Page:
Tonight’s big event is the Brazil/Germany World Cup semifinal. It won’t be hard to find a place to watch it – after Portugal’s disappointing failure to get past the group stage (thanks largely to the USA!), the Portuguese fan base shifted en masse to Brazil. Lots of t-shirts, Brazilian flags flying from the windows, etc.
So the problem was not to find a place to watch, but to find the right place to watch. I was thinking of something slightly divey with a raucous clientele, and I had noticed a couple of places like that along the riverside yesterday. So, after an an afternoon of serious lolling about in cafes, I headed down to the river.
It didn’t take long to find the outdoor viewing area, with a big screen and tables set up, beer and burgers, etc. Perfect! I took a table in front of an excited group of Brazil fans and behind another. I only saw one brave guy wearing a Germany shirt. The area filled up fast, so I offered space at my table to a young Canadian couple. She was sulking – most definitely did not want to be there.
I ordered a burger and fries (awful) and a beer (fine) and settled back to watch the game.
Well, we witnessed history. After the third German goal of the first half, the Brazil fans were glum. After the 4th and 5th (in the first half!) they were just laughing. Incredible.
I left for a taxi home in the middle of the second half, and missed 3 more goals in that 20 minute period. Germany finally won 7-1, with only a Brazil goal in the 90th minute preventing a shutout. Lay in bed reading online about how shocking, amazing, incredible (etc.) it was. And it was!
Walked down Santa Caterina first thing this morning – the same ground I covered yesterday, but today I could be a little more leisurely. Stopped for tea at the Café Majestic. I mostly did it for JoEllen; this is the place where J K Rowling wrote the first Harry Potter book. Sadly, I forgot to take a picture.
Today’s goal is to get to the other side of the river, where all the port houses – the warehouses of the big port firms – are located. They all offer tours and tastings, which might be interesting (some other time). It looks like there are quite a few nice restaurants and bars over there too, so my plan is to get over there for lunch, then lounge around at an outdoor table or three until it’s time for this evening’s World Cup match – Holland vs. Argentina. Of course, there’s no question who I’m pulling for … HUP HOLLAND HUP!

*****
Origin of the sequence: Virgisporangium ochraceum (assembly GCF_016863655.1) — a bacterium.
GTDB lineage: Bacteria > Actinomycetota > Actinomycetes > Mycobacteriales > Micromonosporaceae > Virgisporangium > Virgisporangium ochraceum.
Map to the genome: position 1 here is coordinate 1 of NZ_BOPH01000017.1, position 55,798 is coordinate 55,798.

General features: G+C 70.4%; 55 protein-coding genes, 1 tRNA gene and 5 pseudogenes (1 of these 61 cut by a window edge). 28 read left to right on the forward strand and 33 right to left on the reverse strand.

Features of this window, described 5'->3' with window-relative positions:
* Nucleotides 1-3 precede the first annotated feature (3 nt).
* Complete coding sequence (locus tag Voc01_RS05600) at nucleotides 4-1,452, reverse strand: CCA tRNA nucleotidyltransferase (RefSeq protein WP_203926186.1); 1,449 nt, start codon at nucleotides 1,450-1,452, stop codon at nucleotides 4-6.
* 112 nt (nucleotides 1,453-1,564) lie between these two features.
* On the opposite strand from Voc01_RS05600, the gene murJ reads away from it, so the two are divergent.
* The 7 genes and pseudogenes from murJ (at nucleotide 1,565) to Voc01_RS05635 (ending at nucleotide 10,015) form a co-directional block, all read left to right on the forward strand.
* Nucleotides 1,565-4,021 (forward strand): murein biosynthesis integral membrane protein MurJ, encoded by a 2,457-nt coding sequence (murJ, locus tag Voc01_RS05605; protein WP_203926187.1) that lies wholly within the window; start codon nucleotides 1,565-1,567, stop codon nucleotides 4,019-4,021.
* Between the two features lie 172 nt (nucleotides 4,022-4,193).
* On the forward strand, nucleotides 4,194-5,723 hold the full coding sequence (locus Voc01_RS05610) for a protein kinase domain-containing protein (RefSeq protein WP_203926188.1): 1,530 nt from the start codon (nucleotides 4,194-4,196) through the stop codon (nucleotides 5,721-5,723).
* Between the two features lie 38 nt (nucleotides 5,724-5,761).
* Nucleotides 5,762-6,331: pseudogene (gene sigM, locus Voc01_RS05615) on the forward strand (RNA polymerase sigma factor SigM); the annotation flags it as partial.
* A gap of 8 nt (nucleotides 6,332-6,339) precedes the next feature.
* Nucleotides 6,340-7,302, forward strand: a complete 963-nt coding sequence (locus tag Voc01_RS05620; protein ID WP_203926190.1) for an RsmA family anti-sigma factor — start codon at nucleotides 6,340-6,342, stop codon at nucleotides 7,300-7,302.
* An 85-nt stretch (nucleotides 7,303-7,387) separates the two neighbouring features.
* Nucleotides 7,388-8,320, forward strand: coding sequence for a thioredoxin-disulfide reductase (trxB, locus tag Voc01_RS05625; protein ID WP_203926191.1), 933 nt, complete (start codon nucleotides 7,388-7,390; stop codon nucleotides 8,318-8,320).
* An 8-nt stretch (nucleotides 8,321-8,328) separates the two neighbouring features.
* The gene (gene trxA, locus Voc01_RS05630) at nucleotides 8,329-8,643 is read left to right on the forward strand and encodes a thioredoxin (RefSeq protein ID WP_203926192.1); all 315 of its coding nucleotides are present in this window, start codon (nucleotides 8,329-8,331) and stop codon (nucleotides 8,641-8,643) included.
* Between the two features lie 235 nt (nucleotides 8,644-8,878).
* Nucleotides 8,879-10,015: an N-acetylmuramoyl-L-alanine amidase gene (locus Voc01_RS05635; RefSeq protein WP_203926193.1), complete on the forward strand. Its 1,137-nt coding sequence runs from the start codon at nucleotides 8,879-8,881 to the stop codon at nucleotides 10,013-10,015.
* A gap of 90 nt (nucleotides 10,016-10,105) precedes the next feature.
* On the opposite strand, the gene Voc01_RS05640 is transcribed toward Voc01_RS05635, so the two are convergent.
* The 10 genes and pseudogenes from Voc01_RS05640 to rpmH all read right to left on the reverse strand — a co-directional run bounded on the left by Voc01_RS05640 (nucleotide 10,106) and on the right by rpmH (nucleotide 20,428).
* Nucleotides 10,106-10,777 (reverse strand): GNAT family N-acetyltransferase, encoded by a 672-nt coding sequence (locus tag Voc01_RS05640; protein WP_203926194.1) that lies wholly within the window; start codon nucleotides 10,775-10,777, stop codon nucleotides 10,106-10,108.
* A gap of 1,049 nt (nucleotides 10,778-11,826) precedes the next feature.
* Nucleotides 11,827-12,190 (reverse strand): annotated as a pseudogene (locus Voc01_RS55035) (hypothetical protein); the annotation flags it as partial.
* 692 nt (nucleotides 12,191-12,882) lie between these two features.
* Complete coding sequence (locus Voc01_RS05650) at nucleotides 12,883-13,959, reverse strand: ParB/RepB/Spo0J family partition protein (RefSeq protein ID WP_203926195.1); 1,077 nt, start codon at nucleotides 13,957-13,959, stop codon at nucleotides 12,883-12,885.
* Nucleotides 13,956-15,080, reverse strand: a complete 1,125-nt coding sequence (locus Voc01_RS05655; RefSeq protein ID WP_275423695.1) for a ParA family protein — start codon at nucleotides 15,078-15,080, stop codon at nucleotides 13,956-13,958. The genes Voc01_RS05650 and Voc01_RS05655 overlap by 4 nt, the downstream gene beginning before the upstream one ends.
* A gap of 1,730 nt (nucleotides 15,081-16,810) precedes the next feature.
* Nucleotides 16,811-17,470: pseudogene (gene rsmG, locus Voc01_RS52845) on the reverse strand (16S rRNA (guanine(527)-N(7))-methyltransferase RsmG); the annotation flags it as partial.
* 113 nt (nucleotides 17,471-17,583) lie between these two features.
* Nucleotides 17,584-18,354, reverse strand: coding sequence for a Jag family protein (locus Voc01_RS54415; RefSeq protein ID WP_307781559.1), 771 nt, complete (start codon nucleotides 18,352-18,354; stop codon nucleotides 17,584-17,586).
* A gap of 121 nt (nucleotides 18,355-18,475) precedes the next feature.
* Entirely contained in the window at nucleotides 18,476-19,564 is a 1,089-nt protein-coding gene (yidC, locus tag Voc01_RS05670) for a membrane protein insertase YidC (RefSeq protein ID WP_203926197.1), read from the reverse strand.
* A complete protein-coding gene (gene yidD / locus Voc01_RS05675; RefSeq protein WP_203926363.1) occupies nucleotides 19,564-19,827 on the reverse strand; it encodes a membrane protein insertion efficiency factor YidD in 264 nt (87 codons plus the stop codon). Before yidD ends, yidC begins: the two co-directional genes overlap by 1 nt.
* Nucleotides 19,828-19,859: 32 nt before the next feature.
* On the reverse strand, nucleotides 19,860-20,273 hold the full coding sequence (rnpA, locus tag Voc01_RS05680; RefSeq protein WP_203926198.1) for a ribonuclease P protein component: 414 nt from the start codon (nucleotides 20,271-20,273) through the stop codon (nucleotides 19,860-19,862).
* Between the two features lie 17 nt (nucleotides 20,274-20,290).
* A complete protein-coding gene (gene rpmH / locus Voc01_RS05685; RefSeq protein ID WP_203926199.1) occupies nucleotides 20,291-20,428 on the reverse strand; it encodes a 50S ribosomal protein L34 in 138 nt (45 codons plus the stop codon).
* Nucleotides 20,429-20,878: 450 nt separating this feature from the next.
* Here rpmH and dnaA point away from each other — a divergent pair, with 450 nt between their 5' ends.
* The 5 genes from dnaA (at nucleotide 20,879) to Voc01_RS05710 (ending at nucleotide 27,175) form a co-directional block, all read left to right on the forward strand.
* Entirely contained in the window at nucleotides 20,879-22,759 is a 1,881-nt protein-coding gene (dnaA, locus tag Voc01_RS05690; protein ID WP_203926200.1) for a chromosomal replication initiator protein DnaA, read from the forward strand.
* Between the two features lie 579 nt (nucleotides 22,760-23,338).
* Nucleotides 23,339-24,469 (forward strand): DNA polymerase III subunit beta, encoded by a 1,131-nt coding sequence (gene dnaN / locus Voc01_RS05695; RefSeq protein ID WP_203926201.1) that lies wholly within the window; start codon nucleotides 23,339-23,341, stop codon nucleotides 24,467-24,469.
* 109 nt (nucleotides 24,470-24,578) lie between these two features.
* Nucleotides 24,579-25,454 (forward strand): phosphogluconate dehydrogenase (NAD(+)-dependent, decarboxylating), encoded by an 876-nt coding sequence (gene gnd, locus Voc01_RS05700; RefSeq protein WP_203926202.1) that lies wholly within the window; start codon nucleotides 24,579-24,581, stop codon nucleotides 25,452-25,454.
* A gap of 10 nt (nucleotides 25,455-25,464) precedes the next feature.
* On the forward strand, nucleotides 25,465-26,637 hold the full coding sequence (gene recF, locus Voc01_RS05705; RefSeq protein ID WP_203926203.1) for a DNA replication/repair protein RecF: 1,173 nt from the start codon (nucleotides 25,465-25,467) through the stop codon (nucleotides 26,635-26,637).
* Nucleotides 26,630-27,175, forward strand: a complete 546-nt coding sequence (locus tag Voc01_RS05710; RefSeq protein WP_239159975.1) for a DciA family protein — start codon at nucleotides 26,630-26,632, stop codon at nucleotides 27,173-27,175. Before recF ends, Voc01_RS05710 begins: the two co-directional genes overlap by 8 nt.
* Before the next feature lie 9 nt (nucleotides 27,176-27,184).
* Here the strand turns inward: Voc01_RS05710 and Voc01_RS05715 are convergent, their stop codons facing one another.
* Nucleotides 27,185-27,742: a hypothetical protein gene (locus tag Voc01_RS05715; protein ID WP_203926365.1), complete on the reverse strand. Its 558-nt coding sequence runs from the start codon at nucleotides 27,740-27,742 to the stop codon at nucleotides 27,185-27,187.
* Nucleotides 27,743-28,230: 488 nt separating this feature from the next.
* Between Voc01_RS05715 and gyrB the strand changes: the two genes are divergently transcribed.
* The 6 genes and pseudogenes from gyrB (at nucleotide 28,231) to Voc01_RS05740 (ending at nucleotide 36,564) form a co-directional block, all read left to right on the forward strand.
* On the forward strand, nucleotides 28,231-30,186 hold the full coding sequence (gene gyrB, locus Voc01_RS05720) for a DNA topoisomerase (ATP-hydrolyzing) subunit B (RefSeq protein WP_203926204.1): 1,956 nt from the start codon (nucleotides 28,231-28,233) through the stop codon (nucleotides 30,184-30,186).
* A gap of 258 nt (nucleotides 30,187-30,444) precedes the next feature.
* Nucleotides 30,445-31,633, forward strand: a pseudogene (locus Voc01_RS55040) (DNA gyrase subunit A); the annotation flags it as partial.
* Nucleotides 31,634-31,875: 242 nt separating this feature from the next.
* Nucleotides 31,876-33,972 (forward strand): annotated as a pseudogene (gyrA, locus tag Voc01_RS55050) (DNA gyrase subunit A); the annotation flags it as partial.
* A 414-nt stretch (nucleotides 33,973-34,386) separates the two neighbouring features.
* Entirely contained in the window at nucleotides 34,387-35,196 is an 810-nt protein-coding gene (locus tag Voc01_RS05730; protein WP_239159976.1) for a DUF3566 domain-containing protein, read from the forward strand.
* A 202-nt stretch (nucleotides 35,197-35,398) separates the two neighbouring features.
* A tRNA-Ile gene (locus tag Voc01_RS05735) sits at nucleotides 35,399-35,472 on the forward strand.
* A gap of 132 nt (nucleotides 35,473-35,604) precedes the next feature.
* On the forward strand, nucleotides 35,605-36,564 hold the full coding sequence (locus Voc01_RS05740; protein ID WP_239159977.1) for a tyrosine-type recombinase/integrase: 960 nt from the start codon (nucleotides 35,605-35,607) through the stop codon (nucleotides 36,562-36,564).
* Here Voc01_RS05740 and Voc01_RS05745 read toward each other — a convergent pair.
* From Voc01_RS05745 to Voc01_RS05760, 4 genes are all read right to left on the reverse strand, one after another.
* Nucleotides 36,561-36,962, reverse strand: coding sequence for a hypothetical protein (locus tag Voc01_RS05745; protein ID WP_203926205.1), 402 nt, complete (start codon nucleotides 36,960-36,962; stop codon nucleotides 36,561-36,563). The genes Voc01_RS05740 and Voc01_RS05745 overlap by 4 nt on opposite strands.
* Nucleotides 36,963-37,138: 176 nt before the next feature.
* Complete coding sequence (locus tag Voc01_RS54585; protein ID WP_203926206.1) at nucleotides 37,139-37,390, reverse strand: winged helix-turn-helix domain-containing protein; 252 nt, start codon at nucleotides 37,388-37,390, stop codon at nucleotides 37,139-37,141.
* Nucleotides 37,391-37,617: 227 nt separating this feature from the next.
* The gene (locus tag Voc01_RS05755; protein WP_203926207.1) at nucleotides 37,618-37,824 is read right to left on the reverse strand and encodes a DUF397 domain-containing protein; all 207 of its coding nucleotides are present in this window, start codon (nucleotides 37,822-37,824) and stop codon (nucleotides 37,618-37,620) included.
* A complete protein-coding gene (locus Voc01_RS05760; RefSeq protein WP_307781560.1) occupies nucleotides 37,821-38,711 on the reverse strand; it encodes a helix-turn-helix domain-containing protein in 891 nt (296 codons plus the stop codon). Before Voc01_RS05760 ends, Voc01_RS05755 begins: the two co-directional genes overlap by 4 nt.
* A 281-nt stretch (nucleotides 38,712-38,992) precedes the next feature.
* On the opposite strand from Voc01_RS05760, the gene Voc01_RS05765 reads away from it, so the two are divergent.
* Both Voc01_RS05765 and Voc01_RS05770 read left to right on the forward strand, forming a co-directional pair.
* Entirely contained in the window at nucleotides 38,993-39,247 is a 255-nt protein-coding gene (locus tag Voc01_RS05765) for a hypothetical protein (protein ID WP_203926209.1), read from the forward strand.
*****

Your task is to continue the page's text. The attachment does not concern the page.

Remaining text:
To get to the other side, I’d have to cross the famous symbol of Porto, the Dom Luis bridge. It’s a most impressive structure, designed by a partner of Gustave Eiffel (and it’s quite evident) and the longest iron span in the world when it was built in 1886.
The lower deck is for cars and pedestrians, while the upper – much, much higher – is for trains and pedestrians. I happen to be positioned to cross the upper deck.
I know it’s silly, since there’s a guardrail at shoulder height, but I have to admit I’m a little uncomfortable walking too close to the railing. Of course, if I come out to the middle of the deck, I’ll get hit by a train, so I really have little choice.
The views are amazing, though (if difficult to capture with a camera).
It looks like the only way to get down from the bluff once I’ve crossed is via teleferique. I’m able to snag a car all to myself and enjoy the trip down. Not scary, but fun
While in the gondola, I spotted what looked to be the most promising restaurant on this side of the river, so after I disembarked I walked back to give it a try. It was a good choice – I had a salad some nice homemade prawn pappardelle and (finally!) a glass of port.
Took my time, then spent a few lazy hours reading at outdoor cafes. The weather and surroundings beautiful, just a wonderful way to spend an afternoon.
Finally I crossed the bridge again (this time on the lower level!) and made my way back to the big screen TV to watch the game. I found a Dutch couple to sit next to (actually, I was surprised at the amount of orange in the crowd) and we watched a rather boring 0-0 game, which the Dutch lost in penalties. Oh well.
I’m leaving today, and I’ve planned my day carefully. “If I’m out the door at 9:15, I’ll be in a taxi at 9:30 and at the airport by 10:15…” After a cup of tea, which I had to drink standing up, I packed up and made my “hotel sweep” thinking all the time that it was a little ridiculous to be doing that in such a small room.
I checked out, paid the 280 Euros for the four night stay, and was in a cab to the airport right on schedule. What an organized, experienced traveler I am!
Or so I thought, until the driver got a call from the hotel – it seems I had left my jacket in the wardrobe! For about 2 seconds I debated just leaving it, but it was a really nice Brooks Brothers, and I thought I had enough time to retrieve it and still make my flight.
Then, just after we turned around, we hit the first traffic jam I’d seen on the whole trip (accident on the expressway).
We made it, though. The driver hit 100 mph (162 kph) on the way to the airport and we arrived at 10:15. He got a good tip.